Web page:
Engine and Drivetrain 
The Ford Transit Connect is powered by a 2.0-liter inline four-cylinder engine that produces 136 horsepower and 128 lb-ft of torque. Power is driven to the front wheels via a four-speed automatic transmission.
Interesting Vehicle Features and Options 
The beauty of the Transit Connect is its ability to adapt to the needs of your business. Vehicles can be ordered as just panel vans with no side windows, as passenger vans with center-row passenger capacity, and any combination in between. Racks, drawers, bins, shelves and bulkheads can all be installed to meet the storage needs of a given business. Standard air conditioning is a nice feature for the summer months, too.
Key Technology Evaluation 
Those using their Transit Connect primarily for business will want to look into Ford’s Work Solutions package. Most will find the internet access and printing capabilities useful, but if you run a fleet, a program called Crew Chief will prove especially useful as it lets you track your vehicles. Tool Link uses RFID tags to let you know if you have left anything behind at the jobsite – useful if you are using expensive drills, batteries and heavy-duty extension cords on-site.
Green Evaluation/Gas Mileage 
Obviously fuel economy is a big selling point for the Transit Connect over larger truck and van options, and with a 2.0-liter four-cylinder engine mated to a four-speed automatic, the Transit Connect delivers. In city driving it will return 22 mpg, while on the highway that figure raises to 25 mpg.
A Closer Look:  Vehicle Details 
The Transit Connect is very work-like inside, with a very basic cabin highlighted by the digital screen that runs Ford Work Solutions, should the package be specified. The rear can be fitted with a basic cloth bench seat, or any combination of shelves, bins, racks and drawers.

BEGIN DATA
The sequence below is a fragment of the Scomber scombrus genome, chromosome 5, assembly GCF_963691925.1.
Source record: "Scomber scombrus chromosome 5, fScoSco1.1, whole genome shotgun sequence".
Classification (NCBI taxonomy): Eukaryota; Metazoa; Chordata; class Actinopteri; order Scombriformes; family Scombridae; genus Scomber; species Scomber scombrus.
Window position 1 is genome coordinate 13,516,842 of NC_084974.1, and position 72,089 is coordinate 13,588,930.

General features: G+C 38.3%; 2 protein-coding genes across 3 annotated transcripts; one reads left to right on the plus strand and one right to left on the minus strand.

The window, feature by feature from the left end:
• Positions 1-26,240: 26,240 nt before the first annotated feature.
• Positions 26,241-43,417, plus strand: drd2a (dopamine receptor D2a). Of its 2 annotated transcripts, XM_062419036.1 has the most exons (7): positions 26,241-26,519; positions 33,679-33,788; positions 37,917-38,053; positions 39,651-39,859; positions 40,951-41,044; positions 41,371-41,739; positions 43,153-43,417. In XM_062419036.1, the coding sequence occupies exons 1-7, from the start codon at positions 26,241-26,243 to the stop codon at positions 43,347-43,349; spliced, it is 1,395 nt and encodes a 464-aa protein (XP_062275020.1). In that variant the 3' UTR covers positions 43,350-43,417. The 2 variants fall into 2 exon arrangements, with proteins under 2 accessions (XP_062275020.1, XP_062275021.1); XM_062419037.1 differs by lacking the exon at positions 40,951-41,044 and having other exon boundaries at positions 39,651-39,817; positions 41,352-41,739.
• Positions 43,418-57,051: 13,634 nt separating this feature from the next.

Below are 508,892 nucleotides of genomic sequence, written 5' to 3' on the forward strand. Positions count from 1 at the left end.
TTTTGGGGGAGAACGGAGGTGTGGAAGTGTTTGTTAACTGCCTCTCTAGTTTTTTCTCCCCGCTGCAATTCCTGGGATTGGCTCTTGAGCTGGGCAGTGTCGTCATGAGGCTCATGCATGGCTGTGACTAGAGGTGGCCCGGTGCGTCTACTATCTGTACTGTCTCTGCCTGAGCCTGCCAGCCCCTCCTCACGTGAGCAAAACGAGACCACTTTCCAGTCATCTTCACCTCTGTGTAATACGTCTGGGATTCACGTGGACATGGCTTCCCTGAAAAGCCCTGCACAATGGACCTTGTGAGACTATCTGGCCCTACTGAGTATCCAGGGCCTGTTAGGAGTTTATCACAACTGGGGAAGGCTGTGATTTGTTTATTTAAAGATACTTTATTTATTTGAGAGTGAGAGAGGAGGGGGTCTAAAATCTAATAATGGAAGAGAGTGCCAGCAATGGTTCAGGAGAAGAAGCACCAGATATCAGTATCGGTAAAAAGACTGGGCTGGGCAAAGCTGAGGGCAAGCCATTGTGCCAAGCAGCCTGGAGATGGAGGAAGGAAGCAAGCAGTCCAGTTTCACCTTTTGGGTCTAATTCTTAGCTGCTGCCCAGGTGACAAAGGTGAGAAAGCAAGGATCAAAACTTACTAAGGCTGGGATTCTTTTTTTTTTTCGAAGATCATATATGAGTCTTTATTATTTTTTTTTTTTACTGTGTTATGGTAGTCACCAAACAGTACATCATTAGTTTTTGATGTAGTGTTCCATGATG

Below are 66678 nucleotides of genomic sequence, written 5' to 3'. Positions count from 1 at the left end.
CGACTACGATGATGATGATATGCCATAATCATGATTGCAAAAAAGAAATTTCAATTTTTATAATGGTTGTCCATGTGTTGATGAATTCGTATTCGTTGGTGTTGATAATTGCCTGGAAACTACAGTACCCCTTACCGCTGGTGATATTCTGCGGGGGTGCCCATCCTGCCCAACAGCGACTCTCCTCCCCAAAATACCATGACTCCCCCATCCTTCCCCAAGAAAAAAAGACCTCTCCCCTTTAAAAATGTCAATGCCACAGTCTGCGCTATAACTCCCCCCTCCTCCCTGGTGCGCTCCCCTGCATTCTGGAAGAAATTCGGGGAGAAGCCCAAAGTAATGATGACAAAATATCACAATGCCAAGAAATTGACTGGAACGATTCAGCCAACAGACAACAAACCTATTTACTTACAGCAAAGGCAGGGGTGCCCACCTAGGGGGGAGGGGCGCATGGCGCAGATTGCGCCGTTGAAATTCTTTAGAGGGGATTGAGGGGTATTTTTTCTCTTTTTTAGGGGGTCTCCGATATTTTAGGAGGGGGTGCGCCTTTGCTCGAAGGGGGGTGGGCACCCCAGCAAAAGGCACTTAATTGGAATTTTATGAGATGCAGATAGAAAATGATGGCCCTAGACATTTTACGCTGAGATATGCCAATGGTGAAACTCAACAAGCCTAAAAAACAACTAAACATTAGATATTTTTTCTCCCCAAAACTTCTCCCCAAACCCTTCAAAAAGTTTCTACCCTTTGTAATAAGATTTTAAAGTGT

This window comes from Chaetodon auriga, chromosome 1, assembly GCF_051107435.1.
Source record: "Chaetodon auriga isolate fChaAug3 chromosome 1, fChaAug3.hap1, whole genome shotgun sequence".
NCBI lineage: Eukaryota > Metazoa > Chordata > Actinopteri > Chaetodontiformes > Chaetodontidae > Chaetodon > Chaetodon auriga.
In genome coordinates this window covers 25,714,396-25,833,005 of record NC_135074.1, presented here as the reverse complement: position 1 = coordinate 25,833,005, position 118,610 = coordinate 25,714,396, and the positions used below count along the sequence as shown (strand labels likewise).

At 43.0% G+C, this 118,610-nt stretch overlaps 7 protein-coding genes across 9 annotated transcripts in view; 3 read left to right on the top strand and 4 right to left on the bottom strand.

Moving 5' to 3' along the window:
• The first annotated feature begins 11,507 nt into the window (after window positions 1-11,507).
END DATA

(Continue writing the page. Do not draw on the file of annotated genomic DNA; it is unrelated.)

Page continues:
Its unconventional profile gives the Transit Connect a very top-heavy outward appearance, especially considering the diminutive 15-inch wheels it sits on. It’s far from stylish, but its low hood line and European looks certainly give it a style of its own. Tinted windows are available for non-panel and passenger versions.
Market Segment and Pricing 
With an MSRP of $21,185, the Transit Connect represents a good option for those looking to downsize from fuel-hungry work trucks. Interestingly enough, it doesn’t have any true competitors aside from Chevrolet's HHR Panel ($19,030), though Ford’s F-150 ($21,820) and the Dodge Grand Caravan ($23,995) could be considered close cross-shops. 
What We Think
With over 600,000 Transit Connects sold globally since 2003, it’s hard to put forth an argument against the Transit Connect’s success as a work van. For those looking to downsize from light-duty pickups and vans or small businesses looking to expand their local reach, it’s an excellent and economical choice.